Hysterical girls have been pathologised for centuries but, in the last two or three generations, they've also helped define pop culture, further feminism and shape society.
Jude Rogers and Ruth Barnes - both music journalists and pop fans - look at the empowering flipside of pop fandom and how new, tribal rites of passage in teen pop culture have offered women an interesting new mode of expression.
Taking listeners on a journey from the Beatlemaniacs to the Directioners, they reveal the real power of female music fans. It's a power that helped form the fan clubs that fed the music industry, created a safe space for pubescent females to escape traditional gender roles and go wild, once terrified the authorities and silenced the world's biggest boy bands, and, today, drives social networks.
Featuring contributions from Beatlemaniac Lillian Adams; David Cassidy-fanatic - and writer - Allison Pearson; the woman behind one of One Direction's biggest hits, Fiona Bevan and ex-East 17 songwriter Tony Mortimer.
Produced by Eleanor McDowallA Falling Tree Production for BBC Radio 4.
The Songs of Noel Coward
Pet Shop Boys lead singer, songwriter and composer Neil Tennant presents a series of programmes about Noel Coward.Songs poured out of Coward, over 400 of them and from the 1920s to the 1960s they filled his revues and musicals.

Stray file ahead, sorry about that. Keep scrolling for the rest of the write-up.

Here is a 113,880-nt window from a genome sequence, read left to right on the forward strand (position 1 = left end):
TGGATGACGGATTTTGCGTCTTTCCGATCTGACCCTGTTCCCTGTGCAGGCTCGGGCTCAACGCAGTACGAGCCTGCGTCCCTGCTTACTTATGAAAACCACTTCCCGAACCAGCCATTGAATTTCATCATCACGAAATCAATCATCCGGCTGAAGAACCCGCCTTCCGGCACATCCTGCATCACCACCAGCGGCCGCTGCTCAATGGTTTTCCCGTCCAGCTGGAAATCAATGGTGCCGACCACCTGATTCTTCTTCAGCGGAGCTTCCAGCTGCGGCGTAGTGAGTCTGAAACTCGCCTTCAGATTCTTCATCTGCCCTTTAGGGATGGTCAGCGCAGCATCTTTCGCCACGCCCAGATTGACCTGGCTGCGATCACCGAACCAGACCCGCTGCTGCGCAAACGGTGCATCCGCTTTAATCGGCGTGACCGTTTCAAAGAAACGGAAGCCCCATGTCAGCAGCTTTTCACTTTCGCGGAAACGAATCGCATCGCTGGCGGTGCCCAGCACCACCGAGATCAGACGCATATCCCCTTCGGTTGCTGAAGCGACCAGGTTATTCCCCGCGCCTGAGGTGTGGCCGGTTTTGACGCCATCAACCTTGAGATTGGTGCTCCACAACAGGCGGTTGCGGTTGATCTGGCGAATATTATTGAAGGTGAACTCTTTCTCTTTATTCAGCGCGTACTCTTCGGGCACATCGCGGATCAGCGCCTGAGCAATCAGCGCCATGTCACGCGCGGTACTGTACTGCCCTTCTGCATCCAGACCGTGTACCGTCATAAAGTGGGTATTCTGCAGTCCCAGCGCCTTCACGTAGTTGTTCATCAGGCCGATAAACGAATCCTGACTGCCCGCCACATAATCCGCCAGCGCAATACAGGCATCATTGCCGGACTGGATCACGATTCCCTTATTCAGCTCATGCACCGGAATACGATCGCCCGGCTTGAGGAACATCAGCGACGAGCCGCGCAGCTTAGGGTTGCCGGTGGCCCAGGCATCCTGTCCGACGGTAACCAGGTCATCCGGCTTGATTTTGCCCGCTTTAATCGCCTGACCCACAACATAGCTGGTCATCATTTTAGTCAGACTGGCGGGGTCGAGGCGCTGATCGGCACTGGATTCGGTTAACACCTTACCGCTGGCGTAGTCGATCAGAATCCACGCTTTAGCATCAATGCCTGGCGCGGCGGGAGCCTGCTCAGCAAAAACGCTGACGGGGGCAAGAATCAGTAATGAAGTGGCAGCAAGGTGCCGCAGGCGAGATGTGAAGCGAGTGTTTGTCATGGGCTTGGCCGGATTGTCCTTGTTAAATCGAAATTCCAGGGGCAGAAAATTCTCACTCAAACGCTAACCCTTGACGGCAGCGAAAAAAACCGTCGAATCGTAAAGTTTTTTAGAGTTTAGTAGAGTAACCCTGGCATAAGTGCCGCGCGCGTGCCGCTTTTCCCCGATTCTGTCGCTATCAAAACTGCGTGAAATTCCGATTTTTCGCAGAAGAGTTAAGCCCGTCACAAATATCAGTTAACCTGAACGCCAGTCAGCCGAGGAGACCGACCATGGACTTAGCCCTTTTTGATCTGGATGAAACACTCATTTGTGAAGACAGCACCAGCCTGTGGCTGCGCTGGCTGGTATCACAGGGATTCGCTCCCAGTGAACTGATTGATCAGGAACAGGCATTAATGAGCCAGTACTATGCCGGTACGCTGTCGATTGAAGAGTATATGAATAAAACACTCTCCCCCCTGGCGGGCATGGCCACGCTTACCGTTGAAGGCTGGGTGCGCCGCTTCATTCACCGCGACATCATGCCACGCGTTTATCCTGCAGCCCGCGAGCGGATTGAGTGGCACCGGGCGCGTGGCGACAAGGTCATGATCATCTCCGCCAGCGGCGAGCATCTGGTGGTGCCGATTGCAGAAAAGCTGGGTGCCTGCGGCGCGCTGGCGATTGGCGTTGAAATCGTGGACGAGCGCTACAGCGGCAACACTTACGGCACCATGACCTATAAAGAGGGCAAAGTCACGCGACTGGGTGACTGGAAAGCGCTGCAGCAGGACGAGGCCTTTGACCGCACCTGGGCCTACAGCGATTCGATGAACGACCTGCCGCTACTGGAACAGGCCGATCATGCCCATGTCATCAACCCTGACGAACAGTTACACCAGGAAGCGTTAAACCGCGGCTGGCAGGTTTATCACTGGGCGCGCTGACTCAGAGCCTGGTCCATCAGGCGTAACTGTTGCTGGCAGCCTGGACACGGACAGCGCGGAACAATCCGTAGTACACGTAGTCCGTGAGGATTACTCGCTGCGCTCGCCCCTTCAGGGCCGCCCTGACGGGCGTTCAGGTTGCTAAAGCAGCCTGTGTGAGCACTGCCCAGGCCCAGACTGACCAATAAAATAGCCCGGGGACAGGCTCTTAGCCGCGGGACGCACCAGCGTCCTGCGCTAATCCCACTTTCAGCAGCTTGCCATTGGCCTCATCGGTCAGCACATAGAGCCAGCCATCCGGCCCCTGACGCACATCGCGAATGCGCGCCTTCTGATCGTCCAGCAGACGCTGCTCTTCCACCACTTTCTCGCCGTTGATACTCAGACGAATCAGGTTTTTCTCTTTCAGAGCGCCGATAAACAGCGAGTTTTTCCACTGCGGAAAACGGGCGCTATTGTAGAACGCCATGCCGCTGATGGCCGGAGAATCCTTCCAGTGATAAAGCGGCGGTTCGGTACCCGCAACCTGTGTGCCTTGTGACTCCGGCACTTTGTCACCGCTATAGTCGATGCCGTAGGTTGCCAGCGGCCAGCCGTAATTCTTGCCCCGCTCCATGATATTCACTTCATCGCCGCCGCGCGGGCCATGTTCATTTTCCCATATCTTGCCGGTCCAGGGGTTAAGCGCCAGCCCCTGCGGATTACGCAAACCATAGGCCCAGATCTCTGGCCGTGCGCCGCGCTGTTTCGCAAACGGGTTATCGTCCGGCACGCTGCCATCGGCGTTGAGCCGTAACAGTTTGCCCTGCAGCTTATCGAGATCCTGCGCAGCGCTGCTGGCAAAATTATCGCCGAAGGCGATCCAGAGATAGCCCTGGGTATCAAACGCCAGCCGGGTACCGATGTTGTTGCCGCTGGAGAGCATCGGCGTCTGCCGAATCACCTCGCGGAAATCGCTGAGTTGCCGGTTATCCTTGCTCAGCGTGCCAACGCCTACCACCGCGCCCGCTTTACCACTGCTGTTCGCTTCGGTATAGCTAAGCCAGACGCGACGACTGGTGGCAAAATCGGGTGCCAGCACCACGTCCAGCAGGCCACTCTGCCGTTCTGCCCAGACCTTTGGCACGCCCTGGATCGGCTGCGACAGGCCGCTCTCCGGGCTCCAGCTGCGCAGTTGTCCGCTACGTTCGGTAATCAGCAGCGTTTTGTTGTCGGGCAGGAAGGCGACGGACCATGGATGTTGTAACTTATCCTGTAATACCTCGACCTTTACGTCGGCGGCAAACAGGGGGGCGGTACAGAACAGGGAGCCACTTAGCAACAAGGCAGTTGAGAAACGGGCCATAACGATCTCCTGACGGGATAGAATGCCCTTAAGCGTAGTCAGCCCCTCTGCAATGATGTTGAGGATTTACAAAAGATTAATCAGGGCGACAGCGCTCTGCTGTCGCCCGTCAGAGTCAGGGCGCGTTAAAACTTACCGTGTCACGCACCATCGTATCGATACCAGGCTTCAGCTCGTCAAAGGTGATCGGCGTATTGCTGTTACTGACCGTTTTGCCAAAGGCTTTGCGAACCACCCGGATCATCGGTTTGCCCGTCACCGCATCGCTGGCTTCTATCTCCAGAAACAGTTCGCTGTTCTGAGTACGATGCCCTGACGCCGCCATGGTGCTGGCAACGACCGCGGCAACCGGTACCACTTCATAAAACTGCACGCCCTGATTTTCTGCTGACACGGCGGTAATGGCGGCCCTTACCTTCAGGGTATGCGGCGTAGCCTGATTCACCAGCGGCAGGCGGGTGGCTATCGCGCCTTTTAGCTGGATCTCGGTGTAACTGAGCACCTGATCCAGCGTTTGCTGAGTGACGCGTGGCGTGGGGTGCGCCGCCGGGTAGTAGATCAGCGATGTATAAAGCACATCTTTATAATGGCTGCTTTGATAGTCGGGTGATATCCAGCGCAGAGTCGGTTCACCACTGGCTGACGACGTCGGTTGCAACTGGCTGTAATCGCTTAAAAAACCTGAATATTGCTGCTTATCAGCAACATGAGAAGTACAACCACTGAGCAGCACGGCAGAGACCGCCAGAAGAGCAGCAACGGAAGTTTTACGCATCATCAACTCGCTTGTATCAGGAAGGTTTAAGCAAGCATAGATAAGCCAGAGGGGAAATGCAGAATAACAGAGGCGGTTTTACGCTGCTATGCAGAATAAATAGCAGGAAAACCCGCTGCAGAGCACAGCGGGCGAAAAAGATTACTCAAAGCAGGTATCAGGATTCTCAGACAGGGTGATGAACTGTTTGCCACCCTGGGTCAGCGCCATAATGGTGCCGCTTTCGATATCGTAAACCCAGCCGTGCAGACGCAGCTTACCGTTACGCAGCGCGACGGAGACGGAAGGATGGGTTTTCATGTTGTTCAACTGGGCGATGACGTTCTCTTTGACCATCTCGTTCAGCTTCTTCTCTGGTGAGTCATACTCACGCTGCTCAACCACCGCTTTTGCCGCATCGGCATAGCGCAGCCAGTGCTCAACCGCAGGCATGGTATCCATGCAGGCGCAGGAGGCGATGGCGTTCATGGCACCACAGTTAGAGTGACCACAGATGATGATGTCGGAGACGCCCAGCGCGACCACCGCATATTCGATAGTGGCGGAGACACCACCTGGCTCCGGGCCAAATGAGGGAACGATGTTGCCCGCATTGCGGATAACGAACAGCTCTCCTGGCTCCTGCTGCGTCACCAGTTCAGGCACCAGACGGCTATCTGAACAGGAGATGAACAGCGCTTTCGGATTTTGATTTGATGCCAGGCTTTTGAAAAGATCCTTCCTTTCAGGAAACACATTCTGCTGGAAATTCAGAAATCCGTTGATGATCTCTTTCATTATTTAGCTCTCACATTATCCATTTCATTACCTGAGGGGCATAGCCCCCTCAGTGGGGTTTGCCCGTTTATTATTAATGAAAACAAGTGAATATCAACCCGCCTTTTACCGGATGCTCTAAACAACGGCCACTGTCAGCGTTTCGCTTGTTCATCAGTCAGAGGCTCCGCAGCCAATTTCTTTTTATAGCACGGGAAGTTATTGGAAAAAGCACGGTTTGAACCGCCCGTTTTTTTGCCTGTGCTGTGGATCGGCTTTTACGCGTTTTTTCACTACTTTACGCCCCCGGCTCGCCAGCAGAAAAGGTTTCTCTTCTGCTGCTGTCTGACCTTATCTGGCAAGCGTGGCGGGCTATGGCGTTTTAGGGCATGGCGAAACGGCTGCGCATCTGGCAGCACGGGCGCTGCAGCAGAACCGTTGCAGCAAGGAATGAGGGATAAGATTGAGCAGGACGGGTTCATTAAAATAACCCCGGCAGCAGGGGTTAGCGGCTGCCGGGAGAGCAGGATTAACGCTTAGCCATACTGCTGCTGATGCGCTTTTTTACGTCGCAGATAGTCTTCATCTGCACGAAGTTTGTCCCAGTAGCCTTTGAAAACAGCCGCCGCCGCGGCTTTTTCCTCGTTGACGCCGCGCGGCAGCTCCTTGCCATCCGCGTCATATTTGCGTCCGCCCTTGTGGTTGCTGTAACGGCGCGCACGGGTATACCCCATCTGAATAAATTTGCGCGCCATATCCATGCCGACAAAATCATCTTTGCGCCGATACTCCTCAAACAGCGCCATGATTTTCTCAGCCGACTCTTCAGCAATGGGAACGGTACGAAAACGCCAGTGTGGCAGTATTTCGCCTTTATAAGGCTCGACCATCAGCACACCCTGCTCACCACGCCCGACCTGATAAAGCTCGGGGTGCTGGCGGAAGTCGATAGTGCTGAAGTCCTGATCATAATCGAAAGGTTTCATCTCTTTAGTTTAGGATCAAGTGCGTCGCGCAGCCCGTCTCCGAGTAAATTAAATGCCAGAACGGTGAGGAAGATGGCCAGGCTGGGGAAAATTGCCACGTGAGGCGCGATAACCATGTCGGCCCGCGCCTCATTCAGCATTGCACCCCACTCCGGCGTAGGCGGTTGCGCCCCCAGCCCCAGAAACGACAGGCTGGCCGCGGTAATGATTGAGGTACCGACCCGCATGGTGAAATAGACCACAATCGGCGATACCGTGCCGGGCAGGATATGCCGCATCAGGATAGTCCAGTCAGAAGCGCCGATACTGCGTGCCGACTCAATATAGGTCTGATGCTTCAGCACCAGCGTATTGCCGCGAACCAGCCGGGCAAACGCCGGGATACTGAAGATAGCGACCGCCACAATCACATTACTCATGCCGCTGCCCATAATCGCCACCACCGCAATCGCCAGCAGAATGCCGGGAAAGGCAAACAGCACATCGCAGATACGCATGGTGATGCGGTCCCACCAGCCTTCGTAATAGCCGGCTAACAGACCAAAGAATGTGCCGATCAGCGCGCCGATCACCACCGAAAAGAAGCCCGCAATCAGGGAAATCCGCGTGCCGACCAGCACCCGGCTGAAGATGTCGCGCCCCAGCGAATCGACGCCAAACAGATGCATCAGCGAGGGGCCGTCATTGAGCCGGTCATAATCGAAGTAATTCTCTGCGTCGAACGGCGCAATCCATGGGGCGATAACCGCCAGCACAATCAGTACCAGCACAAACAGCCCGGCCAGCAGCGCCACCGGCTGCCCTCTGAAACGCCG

Tennant talks to fellow performers and enthusiasts about the enormous range of Coward's work - tender love songs, yearning melodies, sharp lyrics and skilful wordplay.
Coward's own performances make the songs particularly his own, but Tennant also presents versions by today's singers and bands, and talks to those who recognise his influence as one of the greats of British musical theatre.
Focusing on the man, and what made Coward such a creative genius as well as a star performer of his own songs.
His friend, actress and singer Elaine Stritch, remembers his support and professionalism, and Neil talks to those who are keeping the flame burning today.
Neil looks at the major influence Coward has had on British musical theatre and how his songs still have a relevance to life in the 21st Century.